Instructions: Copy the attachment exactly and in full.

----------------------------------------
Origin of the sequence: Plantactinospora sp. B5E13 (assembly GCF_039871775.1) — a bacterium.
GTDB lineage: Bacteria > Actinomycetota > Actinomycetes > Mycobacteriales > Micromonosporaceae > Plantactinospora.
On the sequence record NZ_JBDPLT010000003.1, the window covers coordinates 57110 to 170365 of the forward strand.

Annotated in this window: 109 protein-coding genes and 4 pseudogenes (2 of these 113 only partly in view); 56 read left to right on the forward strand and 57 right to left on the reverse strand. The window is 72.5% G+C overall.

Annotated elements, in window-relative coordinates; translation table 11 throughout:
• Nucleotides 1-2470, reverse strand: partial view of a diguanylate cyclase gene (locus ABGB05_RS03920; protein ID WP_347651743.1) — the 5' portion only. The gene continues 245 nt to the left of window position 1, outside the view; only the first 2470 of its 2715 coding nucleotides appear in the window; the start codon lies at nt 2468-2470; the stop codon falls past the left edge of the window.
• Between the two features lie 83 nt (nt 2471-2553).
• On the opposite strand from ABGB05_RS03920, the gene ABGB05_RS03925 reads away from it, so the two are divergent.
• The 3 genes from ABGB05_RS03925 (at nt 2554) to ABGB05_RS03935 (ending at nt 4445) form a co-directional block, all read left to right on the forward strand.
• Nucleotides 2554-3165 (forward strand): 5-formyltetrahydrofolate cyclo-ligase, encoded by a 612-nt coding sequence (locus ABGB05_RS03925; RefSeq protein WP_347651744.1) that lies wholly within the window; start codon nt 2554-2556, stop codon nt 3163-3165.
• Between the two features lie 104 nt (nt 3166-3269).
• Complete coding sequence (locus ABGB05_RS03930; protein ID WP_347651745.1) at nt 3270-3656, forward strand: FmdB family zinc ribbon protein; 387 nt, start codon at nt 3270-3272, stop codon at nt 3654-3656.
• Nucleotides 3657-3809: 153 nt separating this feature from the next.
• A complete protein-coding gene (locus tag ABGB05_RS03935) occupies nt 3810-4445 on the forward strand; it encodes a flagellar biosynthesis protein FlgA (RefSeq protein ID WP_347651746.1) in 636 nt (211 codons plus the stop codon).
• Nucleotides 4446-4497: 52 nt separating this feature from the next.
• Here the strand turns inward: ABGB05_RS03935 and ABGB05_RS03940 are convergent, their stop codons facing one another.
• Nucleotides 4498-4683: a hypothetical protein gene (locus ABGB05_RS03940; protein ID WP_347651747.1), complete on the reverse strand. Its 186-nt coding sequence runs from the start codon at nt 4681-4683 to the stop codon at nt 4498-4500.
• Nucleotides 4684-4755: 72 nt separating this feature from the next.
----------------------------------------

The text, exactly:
Origin of the sequence: Plantactinospora sp. B5E13 (assembly GCF_039871775.1) — a bacterium.
GTDB lineage: Bacteria > Actinomycetota > Actinomycetes > Mycobacteriales > Micromonosporaceae > Plantactinospora.
On the sequence record NZ_JBDPLT010000003.1, the window covers coordinates 57110 to 170365 of the forward strand.

Annotated in this window: 109 protein-coding genes and 4 pseudogenes (2 of these 113 only partly in view); 56 read left to right on the forward strand and 57 right to left on the reverse strand. The window is 72.5% G+C overall.

Annotated elements, in window-relative coordinates; translation table 11 throughout:
• Nucleotides 1-2470, reverse strand: partial view of a diguanylate cyclase gene (locus ABGB05_RS03920; protein ID WP_347651743.1) — the 5' portion only. The gene continues 245 nt to the left of window position 1, outside the view; only the first 2470 of its 2715 coding nucleotides appear in the window; the start codon lies at nt 2468-2470; the stop codon falls past the left edge of the window.
• Between the two features lie 83 nt (nt 2471-2553).
• On the opposite strand from ABGB05_RS03920, the gene ABGB05_RS03925 reads away from it, so the two are divergent.
• The 3 genes from ABGB05_RS03925 (at nt 2554) to ABGB05_RS03935 (ending at nt 4445) form a co-directional block, all read left to right on the forward strand.
• Nucleotides 2554-3165 (forward strand): 5-formyltetrahydrofolate cyclo-ligase, encoded by a 612-nt coding sequence (locus ABGB05_RS03925; RefSeq protein WP_347651744.1) that lies wholly within the window; start codon nt 2554-2556, stop codon nt 3163-3165.
• Between the two features lie 104 nt (nt 3166-3269).
• Complete coding sequence (locus ABGB05_RS03930; protein ID WP_347651745.1) at nt 3270-3656, forward strand: FmdB family zinc ribbon protein; 387 nt, start codon at nt 3270-3272, stop codon at nt 3654-3656.
• Nucleotides 3657-3809: 153 nt separating this feature from the next.
• A complete protein-coding gene (locus tag ABGB05_RS03935) occupies nt 3810-4445 on the forward strand; it encodes a flagellar biosynthesis protein FlgA (RefSeq protein ID WP_347651746.1) in 636 nt (211 codons plus the stop codon).
• Nucleotides 4446-4497: 52 nt separating this feature from the next.
• Here the strand turns inward: ABGB05_RS03935 and ABGB05_RS03940 are convergent, their stop codons facing one another.
• Nucleotides 4498-4683: a hypothetical protein gene (locus ABGB05_RS03940; protein ID WP_347651747.1), complete on the reverse strand. Its 186-nt coding sequence runs from the start codon at nt 4681-4683 to the stop codon at nt 4498-4500.
• Nucleotides 4684-4755: 72 nt separating this feature from the next.